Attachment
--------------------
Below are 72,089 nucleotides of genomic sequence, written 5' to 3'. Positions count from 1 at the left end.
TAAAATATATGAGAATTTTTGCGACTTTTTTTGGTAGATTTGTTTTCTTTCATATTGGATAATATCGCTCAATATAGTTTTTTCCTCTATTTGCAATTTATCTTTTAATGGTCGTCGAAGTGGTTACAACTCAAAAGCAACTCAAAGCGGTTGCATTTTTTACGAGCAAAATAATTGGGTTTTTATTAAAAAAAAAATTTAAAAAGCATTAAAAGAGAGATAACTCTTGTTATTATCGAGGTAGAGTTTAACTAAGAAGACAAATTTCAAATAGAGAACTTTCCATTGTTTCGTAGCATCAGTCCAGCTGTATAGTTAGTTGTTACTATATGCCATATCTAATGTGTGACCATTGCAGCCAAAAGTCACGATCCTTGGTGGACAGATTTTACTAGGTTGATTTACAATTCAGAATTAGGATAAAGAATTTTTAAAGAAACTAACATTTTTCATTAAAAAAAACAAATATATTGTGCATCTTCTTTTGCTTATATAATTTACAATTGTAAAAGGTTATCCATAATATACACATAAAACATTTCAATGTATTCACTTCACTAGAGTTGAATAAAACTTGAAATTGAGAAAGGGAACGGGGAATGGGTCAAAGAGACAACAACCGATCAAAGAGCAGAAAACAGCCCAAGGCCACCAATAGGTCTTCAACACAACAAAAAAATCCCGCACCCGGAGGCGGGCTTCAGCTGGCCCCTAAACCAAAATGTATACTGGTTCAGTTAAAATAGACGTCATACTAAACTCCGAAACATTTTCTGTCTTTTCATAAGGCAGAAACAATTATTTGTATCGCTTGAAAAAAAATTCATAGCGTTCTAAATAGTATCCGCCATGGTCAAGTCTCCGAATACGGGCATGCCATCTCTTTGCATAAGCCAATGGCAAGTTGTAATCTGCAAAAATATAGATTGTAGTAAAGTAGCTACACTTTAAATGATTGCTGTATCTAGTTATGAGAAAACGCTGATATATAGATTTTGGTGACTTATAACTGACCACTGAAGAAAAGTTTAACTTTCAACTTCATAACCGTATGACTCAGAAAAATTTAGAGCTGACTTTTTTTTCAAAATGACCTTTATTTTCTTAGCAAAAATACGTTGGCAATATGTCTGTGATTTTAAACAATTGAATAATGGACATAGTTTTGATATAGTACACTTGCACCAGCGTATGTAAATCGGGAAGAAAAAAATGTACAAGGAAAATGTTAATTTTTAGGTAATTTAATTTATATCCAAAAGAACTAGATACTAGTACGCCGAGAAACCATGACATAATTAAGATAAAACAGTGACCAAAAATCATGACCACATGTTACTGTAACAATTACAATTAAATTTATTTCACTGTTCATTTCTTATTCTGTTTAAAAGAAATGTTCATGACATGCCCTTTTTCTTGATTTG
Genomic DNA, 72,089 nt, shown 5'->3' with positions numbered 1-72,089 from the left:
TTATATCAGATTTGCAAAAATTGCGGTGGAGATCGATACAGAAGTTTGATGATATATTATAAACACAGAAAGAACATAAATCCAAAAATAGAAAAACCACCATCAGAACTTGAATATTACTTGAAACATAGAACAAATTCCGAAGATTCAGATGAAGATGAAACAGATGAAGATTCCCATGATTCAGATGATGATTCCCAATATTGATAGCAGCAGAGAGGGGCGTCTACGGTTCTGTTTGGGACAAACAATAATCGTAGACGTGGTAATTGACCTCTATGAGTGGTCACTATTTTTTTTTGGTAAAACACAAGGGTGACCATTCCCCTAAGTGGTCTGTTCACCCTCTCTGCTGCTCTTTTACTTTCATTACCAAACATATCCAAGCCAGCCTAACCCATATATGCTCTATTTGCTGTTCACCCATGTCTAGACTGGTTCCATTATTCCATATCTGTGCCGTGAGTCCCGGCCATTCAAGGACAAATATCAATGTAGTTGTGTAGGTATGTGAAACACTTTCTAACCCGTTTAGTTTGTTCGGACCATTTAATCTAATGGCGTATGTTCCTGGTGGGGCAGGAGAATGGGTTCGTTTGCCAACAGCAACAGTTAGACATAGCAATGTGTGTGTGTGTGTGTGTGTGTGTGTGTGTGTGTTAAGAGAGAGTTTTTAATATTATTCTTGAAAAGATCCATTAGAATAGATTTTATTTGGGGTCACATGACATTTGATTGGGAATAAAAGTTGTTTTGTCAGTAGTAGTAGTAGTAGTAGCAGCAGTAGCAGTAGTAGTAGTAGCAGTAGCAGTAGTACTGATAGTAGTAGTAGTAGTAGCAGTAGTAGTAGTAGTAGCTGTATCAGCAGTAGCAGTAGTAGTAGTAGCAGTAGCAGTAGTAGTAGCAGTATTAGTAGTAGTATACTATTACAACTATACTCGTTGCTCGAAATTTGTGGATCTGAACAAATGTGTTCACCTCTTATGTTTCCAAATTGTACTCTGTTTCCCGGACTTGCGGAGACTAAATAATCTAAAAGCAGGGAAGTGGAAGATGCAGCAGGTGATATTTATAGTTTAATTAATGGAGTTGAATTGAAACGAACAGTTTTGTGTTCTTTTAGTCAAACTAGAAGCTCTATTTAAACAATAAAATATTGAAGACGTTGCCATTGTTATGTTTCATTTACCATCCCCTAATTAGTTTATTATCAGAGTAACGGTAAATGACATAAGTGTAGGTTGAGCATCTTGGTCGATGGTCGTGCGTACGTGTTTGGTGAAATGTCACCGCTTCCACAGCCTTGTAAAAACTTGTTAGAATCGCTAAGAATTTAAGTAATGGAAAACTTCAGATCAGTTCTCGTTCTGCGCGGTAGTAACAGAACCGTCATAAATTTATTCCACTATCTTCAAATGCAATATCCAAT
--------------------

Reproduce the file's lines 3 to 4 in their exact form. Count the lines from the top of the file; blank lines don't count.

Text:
Genomic DNA, 72,089 nt, shown 5'->3' with positions numbered 1-72,089 from the left:
TTATATCAGATTTGCAAAAATTGCGGTGGAGATCGATACAGAAGTTTGATGATATATTATAAACACAGAAAGAACATAAATCCAAAAATAGAAAAACCACCATCAGAACTTGAATATTACTTGAAACATAGAACAAATTCCGAAGATTCAGATGAAGATGAAACAGATGAAGATTCCCATGATTCAGATGATGATTCCCAATATTGATAGCAGCAGAGAGGGGCGTCTACGGTTCTGTTTGGGACAAACAATAATCGTAGACGTGGTAATTGACCTCTATGAGTGGTCACTATTTTTTTTTGGTAAAACACAAGGGTGACCATTCCCCTAAGTGGTCTGTTCACCCTCTCTGCTGCTCTTTTACTTTCATTACCAAACATATCCAAGCCAGCCTAACCCATATATGCTCTATTTGCTGTTCACCCATGTCTAGACTGGTTCCATTATTCCATATCTGTGCCGTGAGTCCCGGCCATTCAAGGACAAATATCAATGTAGTTGTGTAGGTATGTGAAACACTTTCTAACCCGTTTAGTTTGTTCGGACCATTTAATCTAATGGCGTATGTTCCTGGTGGGGCAGGAGAATGGGTTCGTTTGCCAACAGCAACAGTTAGACATAGCAATGTGTGTGTGTGTGTGTGTGTGTGTGTGTGTGTGTTAAGAGAGAGTTTTTAATATTATTCTTGAAAAGATCCATTAGAATAGATTTTATTTGGGGTCACATGACATTTGATTGGGAATAAAAGTTGTTTTGTCAGTAGTAGTAGTAGTAGTAGCAGCAGTAGCAGTAGTAGTAGTAGCAGTAGCAGTAGTACTGATAGTAGTAGTAGTAGTAGCAGTAGTAGTAGTAGTAGCTGTATCAGCAGTAGCAGTAGTAGTAGTAGCAGTAGCAGTAGTAGTAGCAGTATTAGTAGTAGTATACTATTACAACTATACTCGTTGCTCGAAATTTGTGGATCTGAACAAATGTGTTCACCTCTTATGTTTCCAAATTGTACTCTGTTTCCCGGACTTGCGGAGACTAAATAATCTAAAAGCAGGGAAGTGGAAGATGCAGCAGGTGATATTTATAGTTTAATTAATGGAGTTGAATTGAAACGAACAGTTTTGTGTTCTTTTAGTCAAACTAGAAGCTCTATTTAAACAATAAAATATTGAAGACGTTGCCATTGTTATGTTTCATTTACCATCCCCTAATTAGTTTATTATCAGAGTAACGGTAAATGACATAAGTGTAGGTTGAGCATCTTGGTCGATGGTCGTGCGTACGTGTTTGGTGAAATGTCACCGCTTCCACAGCCTTGTAAAAACTTGTTAGAATCGCTAAGAATTTAAGTAATGGAAAACTTCAGATCAGTTCTCGTTCTGCGCGGTAGTAACAGAACCGTCATAAATTTATTCCACTATCTTCAAATGCAATATCCAAT